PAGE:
Tiger Mom vs. Mama Grizzly

There’s been a lot of controversy over a new book about parenting written by some ivy-league law professor.  Apparently this mother runs her home like a sadistic Scrooge would run a law office (big surprise) and calls it good parenting.  Too much work if you can get it.

On the other hand, there is Sarah Palin and her “Mama Grizzlies,” who seem to hold the rest of the world accountable for the way it raises their children, while they themselves are eternally busy spinning their offsprings’ misadventures into somebody else’s fault.  Nice work-shirk if you can get it.  You don’t even have to make sense.

I see no value in either scheme.  I have observed too many Mama Grizzlies with cubs to be comfortable with the thought that these kids are going to grow up into anything useful. These mothers are doing nothing more than raising wild animals; the only thing they are expert at, as I said, is blaming someone else when their kids get in trouble — which the kids always do.  And sometimes it’s severe.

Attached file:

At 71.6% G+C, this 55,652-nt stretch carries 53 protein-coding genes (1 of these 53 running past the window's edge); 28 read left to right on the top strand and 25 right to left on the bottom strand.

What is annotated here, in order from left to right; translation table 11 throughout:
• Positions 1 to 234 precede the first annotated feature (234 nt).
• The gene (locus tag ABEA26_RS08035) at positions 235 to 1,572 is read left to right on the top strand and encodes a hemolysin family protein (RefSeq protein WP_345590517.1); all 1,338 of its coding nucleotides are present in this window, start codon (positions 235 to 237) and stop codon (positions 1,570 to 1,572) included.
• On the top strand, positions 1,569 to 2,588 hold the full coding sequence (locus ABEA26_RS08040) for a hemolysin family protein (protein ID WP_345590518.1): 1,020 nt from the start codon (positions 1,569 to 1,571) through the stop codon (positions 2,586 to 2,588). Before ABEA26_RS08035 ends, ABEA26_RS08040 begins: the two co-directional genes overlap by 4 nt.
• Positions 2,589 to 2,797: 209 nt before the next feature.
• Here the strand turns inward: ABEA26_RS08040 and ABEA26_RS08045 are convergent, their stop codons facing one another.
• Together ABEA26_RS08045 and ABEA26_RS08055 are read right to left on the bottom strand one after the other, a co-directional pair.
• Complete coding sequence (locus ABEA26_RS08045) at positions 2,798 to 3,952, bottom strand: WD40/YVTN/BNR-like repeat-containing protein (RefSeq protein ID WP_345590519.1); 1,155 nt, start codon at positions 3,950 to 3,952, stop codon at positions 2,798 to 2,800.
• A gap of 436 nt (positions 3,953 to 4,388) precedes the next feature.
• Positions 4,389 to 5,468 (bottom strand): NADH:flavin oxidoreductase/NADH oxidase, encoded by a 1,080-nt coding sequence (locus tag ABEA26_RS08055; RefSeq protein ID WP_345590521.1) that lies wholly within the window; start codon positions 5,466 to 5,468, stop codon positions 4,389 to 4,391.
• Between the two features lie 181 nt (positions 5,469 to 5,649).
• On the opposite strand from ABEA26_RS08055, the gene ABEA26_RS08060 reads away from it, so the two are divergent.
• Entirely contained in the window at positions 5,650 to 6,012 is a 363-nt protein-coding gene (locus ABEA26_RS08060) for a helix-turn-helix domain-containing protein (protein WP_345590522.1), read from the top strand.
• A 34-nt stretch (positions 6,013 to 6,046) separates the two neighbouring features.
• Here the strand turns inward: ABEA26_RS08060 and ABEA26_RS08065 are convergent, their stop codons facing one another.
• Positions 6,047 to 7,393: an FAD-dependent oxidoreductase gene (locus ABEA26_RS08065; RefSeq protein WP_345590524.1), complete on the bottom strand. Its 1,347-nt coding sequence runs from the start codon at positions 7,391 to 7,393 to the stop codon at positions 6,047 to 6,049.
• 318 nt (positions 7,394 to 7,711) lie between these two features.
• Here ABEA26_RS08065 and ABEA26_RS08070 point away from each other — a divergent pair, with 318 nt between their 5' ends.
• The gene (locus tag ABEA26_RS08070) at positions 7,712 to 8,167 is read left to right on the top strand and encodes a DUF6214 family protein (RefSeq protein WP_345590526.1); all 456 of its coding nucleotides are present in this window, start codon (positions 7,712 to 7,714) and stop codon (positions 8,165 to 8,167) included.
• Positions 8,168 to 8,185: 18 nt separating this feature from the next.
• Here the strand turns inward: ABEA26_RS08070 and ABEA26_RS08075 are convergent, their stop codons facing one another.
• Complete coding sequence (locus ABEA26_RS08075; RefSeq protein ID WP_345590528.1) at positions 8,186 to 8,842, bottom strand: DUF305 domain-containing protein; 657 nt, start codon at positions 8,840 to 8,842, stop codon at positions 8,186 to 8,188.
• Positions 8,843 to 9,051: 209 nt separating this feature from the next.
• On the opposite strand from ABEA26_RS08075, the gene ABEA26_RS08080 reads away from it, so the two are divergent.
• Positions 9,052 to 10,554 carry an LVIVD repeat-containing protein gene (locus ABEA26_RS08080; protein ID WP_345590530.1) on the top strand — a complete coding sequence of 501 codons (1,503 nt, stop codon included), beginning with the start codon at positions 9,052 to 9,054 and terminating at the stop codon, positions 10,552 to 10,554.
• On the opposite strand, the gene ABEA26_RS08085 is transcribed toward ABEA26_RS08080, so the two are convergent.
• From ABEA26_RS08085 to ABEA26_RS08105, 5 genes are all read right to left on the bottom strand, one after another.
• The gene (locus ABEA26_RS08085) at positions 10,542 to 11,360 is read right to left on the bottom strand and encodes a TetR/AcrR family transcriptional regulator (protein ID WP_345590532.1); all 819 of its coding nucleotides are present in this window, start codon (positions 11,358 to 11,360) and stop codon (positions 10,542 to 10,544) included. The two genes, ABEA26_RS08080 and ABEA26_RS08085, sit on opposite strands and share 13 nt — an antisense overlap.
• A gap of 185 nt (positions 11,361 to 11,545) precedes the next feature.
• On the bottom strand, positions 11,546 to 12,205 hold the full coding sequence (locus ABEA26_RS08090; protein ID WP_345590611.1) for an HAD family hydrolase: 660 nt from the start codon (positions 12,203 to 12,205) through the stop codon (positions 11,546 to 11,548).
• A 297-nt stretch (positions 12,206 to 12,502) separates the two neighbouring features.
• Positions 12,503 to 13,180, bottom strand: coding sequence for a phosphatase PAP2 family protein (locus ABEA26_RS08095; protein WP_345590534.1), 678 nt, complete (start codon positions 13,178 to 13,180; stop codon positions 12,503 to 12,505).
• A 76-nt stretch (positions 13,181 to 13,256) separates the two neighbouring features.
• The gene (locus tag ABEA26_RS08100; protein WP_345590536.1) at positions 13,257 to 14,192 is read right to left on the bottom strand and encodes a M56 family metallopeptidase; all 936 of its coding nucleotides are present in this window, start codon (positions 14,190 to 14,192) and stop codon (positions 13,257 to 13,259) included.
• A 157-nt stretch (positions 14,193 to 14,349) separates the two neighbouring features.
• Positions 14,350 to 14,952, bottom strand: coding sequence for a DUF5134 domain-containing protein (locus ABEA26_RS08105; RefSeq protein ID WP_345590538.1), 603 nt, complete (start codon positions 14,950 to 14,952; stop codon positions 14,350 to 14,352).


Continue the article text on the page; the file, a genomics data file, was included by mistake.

And as for the Tiger Mothers…great, they’re another generation of anal-retentives who worship winning prizes for playing the piano, and long lists of meaningless A+ grades in school over actual human interaction.  In fact, the value placed on the piano and violin seems strange to me.  I see no difference between being a violin/piano mom and being an upper-crust soccer mom, or a skating mom.  Back in my skating days I saw plenty of skating moms whose kids were excellent skaters who somehow skated several hours a day, 6 to 7 days a week, excelled academically to the point that nearly all of them were aiming to become physicians, and even played musical instruments (violin or piano, almost always) at concert-quality levels.  All these kids went on to be neurotic failures.  All of them.  Why?  Because they were nervous wrecks who were unable to function without Mom cracking the whip.

The common problem with both styles is that they leave children unable to deal with other people, and ultimately they create unhappy adults.

Most of the parents I see are somewhere in the middle of these two extremes, and that’s just fine.  It means that most kids will grow up okay.  But at the extremes we have these terrible parents making money by giving terrible parenting advice, and that, my friends, has got to stop.

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